Industrial premises are not always the most appealing of places, ignored by most but not the 299 lighting team. Most industrial premises contain areas where raw materials are stored, refined or packaged. In those areas, many visual tasks are performed on vertical surfaces at different heights. Poorly designed warehouse lighting can result in a vast increase in energy consumption, and decrease the buildings energy efficiency.

When assessing an average warehouse you will see a lot of the time, workers will only use one or two aisles to move goods to and from, the rest of the aisles are left lit and unused. Simple PIR sensors will turn on when they detect movement created by a staff member in an aisle and dim when movement stops, saving energy and increasing building efficiency. There is also the problem of the actual goods that are stored in the warehouse, white goods for example can play a significant role in increasing reflectivity unlike brown cardboard boxes which will make the aisles darker. Dimming to a low level and switching on instantly excludes most HID products, but T5 and LED luminaries are now as efficient as metal halides, the previous lamp of choice for warehouses.

Below are two lighting designs for a typical warehouse scenario testing out our 299 products Arago 4x50W IP65 T5 against the new Chelt high output 140W LED at 17200lm. Calculating warehouse visual task level is a little tricky due to multiple working plane heights. One important aspect of visual task level is the ability to read packaging labels. For manned aisles, you should try to achieve 150 lx on the floor, although sometimes this is unachievable due to the close proximity of the aisles.


Warehouse design using Arago 4x50W                                                                                              Warehouse design using Chelts 140W LED 17200lm

Our verdict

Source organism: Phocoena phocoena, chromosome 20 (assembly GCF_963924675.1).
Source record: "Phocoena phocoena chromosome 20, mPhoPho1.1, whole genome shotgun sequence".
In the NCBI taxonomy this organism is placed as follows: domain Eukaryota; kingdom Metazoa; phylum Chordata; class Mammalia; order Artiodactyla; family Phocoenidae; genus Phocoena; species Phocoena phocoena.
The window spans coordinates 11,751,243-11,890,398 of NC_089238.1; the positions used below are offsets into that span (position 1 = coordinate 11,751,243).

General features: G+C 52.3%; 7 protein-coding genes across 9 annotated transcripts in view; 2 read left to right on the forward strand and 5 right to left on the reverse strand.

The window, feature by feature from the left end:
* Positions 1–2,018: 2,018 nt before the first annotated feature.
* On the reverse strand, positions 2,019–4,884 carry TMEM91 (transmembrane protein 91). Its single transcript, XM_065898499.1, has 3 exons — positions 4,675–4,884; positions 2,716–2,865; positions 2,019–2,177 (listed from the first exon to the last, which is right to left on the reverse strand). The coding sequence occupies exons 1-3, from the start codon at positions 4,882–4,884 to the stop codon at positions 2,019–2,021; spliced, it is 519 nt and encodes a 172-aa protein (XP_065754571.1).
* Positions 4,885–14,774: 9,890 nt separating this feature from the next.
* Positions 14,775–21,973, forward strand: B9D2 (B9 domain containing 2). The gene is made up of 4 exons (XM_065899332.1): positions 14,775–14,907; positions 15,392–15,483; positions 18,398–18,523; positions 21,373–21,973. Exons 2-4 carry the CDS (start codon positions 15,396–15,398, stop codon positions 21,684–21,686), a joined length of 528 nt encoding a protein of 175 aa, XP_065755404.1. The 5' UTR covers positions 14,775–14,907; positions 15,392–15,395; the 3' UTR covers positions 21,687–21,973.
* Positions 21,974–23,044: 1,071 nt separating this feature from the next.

If you are in need of energy efficient luminaries to provide ideal lux levels within a warehouse without burning a hole in your pocket then I would suggest the Arago fitting. But if you want to invest in the future while drastically reducing your carbon footprint then I suggest choosing the Chelt fitting.


Trying to compare a T5 to LED is not as straightforward as we would like it to be, there are several variants that we need to consider. Let me explain; when analysing project costs T5 will always come up top compared to LED. LED prices have fallen over the past few years but it is still considered as new technology.

So what are the key features driving people to buy LEDs? The first is the reduced running costs over 10 year period, with the lifespan of 50,000 hours for LED there are no maintenance costs unlike T5 lamps. With a lifespan of 19,000hrs per lamp, you would need to replace T5 lamps approximately 3 times within a 10 year period if not more.

Replacing the lamps sounds easy but in practice it is an expensive job especially if they are 6 meters off the ground. You will probably need to rent scaffolding, consider costs for labour, and new lamps for the fitting. All of that adds up to a substantial amount over 10 years, not to mention increases the carbon footprint of the warehouse.

It can also pay to be green, some retailers are subject to a government carbon reduction commitment energy efficiency scheme, which is a further annual saving of £12 per tonne of CO2. So an LED solution is really a no brainer, if you’re willing to invest.

Let us know your thoughts.


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